The Lich casts a spell that transforms the magic bead into a small dragon (very small — about three inches). Then the Lich magically creates a cylinder that permits access to another, faraway part of Varna (the cylinder is sort of a space warp instead of a time warp). He means to force the party through this cylinder and into a repository of his own making that will ultimately prove to be of little benefit to them. He has miscalculated, however. Through the warp cylinder, as if awaiting just this opportunity, comes an iron golem (a robotic creature manufactured from the dead) named I.G. Farben. He happens to be an old friend of the adventurers.

I.G. Farben is closely followed by Snow White and the Seven Dwarfs and a World War II German Tiger tank commanded by a Wehrmacht officer named Fritz. It should probably be noted at this point that Snow White and company are also friends of the adventurers and that Fritz, having been displaced from his world by an earlier space warp, is confused about the general state of affairs here in Varna but is trying, in his Teutonic way, to make the best of it.

The Lich is taken aback by the sudden turn of events, the contravention of his plan and the size and number of his foes’ reinforcements. He conjures up two candlesticks and a skull that spews out diamonds. (Stop me if you’ve heard this one before.)

No one is quite sure what this means, but they certainly don’t like the look of it. The skull radiates evil, and the candlesticks have started to smoke a bit. One of the good guys succumbs to greed and tries to grab some of the diamonds. This act causes the skull to split, burning his hand, and as the skull cracks open, the Lich is magically transported away from the scene.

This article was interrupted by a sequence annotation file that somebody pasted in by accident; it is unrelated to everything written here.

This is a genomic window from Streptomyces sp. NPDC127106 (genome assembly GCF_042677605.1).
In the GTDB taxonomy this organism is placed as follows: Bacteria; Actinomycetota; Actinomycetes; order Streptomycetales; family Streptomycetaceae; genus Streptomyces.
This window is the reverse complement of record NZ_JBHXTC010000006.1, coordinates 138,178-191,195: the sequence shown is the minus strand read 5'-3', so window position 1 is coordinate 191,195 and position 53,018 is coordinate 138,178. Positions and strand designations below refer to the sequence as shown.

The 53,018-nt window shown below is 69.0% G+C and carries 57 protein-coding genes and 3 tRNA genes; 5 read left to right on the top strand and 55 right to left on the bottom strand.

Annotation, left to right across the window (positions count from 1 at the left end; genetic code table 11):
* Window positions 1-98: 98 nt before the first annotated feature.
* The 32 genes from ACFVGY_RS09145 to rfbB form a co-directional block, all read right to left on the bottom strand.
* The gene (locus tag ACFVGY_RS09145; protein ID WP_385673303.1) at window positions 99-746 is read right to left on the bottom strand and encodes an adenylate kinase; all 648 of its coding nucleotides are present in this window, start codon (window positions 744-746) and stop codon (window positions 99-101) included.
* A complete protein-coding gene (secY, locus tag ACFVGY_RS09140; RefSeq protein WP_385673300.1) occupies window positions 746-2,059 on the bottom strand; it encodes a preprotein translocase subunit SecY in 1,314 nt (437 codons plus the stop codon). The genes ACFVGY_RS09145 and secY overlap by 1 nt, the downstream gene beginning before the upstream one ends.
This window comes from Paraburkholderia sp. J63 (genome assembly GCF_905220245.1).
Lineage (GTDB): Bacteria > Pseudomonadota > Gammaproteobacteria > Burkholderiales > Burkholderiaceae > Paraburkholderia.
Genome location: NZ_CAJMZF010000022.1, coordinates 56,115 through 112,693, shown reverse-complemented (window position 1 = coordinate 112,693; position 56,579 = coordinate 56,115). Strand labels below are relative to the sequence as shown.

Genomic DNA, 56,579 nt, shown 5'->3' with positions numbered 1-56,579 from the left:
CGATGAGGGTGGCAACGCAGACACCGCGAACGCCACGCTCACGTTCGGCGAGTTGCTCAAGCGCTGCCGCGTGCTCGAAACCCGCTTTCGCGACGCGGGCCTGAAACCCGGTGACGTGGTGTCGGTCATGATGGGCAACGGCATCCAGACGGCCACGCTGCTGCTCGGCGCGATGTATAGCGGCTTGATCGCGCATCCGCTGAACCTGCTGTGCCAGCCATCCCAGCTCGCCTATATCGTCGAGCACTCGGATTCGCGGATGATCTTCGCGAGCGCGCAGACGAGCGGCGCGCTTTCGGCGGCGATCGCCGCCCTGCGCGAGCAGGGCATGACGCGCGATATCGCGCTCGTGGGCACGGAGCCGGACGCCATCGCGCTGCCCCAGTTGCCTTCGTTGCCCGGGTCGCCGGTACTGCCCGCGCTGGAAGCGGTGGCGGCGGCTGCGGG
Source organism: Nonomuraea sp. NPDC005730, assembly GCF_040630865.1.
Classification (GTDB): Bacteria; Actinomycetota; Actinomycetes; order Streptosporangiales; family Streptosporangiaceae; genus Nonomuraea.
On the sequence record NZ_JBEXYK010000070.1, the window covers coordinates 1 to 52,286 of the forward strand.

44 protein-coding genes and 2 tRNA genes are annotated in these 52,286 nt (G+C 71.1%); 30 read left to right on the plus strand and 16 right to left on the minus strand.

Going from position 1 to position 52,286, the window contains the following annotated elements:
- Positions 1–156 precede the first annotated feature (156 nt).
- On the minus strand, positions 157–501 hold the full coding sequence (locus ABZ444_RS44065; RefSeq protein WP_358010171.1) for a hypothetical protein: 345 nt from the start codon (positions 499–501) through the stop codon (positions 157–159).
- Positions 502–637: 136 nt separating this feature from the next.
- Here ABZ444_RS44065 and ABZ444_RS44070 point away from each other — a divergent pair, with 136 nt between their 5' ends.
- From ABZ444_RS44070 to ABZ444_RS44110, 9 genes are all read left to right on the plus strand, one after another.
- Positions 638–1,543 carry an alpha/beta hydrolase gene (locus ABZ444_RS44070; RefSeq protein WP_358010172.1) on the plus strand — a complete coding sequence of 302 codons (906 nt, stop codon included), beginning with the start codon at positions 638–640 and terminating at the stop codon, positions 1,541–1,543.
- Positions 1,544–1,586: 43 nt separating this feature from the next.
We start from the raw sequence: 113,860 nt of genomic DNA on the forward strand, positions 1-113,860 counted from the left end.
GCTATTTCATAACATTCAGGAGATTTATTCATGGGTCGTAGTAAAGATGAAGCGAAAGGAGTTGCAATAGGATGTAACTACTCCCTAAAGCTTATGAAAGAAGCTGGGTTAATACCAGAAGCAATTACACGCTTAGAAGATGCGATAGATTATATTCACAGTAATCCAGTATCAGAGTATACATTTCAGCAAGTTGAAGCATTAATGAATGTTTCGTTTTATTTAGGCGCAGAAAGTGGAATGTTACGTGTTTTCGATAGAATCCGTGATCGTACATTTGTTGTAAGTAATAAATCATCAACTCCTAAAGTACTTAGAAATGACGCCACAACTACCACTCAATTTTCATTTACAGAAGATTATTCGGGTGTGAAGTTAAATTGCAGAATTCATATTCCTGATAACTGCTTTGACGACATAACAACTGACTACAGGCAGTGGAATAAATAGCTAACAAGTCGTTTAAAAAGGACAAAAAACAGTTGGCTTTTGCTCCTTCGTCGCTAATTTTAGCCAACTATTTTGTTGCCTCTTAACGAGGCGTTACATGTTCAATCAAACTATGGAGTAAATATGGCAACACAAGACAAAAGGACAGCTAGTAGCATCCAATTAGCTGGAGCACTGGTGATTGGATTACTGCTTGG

Using the clylindrical space warp, the adventurers are able to follow the Lich to a point above ground, where they enter the courtyard of the castle. It is here that the final struggle will occur.

The Lich named Zisco has barricaded himself in a stone fortress across the courtyard, and the adventurers must oust and kill him to gain his third of the key to the universe (bet you forgot about the key to the universe). Ordinarily, this fight would be no contest, considering the massed powers the adventurers have at their command, but, like most groups, they can’t seem to get their act together for a concerted team effort against the Lich. A battle royal ensues.

The battle, like all battles in Dungeons & Dragons, is fought by the rolling of the dice with different numbers of sides –some six-sided like common dice, others with four, eight, 12 or 20 sides. The numbers coming up on the dice determine the outcome of various events according to a written table of probabilities either provided with the game or written up just for this particular world by the dungeon master himself.